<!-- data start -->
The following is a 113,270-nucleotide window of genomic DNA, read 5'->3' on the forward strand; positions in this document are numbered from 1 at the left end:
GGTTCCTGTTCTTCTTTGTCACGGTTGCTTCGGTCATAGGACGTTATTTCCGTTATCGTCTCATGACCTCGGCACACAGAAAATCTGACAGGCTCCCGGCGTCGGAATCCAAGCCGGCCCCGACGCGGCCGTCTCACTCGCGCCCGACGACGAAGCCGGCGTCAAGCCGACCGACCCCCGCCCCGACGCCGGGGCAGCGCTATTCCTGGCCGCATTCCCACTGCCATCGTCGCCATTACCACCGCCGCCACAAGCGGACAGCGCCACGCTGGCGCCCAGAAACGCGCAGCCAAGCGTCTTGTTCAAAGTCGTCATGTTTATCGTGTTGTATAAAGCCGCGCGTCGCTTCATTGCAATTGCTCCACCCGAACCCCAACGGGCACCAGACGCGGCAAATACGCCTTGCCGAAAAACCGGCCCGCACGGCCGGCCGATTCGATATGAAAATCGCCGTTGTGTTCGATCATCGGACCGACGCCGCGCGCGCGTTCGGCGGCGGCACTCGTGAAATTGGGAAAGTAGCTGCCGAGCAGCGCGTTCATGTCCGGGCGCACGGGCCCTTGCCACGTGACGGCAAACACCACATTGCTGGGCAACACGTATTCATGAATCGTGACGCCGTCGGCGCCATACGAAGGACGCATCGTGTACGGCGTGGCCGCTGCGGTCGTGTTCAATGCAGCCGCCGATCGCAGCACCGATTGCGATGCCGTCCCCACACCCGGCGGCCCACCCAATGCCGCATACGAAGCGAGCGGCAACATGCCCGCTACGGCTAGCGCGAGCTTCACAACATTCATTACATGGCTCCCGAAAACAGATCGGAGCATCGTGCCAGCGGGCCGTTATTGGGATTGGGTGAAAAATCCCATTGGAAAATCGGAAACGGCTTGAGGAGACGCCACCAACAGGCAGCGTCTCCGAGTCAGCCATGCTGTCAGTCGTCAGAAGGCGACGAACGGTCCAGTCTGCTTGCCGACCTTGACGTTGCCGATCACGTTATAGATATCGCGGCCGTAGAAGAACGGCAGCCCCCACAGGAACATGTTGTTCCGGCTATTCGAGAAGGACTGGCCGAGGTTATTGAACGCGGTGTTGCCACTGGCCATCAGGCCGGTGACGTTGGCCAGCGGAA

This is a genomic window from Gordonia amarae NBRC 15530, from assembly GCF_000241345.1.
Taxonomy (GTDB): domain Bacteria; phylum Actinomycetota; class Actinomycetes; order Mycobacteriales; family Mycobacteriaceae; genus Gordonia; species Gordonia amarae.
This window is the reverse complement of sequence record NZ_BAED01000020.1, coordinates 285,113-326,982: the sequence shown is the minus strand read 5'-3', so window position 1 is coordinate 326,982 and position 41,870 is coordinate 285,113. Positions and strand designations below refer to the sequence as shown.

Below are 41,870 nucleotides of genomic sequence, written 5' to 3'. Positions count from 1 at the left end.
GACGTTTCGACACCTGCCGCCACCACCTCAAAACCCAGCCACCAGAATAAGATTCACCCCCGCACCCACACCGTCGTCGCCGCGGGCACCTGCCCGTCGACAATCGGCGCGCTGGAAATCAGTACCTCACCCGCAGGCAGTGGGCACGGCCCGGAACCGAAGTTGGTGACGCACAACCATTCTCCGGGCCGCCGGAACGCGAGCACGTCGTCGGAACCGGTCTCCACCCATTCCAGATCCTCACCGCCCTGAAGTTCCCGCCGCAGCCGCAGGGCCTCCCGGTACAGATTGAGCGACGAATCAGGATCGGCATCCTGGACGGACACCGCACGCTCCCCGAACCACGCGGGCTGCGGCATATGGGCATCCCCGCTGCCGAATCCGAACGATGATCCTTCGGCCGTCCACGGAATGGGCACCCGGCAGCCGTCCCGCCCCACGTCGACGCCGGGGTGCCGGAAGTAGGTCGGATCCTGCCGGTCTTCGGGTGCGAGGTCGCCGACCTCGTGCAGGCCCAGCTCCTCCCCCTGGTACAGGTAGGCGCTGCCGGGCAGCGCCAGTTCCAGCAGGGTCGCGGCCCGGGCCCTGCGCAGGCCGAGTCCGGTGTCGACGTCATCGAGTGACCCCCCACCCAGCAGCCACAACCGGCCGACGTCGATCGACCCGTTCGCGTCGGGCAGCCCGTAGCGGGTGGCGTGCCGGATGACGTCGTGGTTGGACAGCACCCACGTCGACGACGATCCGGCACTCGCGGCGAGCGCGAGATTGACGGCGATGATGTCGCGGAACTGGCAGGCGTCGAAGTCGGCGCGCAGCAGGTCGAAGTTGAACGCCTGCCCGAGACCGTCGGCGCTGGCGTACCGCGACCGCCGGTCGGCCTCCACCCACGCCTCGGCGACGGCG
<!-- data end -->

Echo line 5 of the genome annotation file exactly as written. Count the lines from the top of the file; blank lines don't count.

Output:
This window is the reverse complement of sequence record NZ_BAED01000020.1, coordinates 285,113-326,982: the sequence shown is the minus strand read 5'-3', so window position 1 is coordinate 326,982 and position 41,870 is coordinate 285,113. Positions and strand designations below refer to the sequence as shown.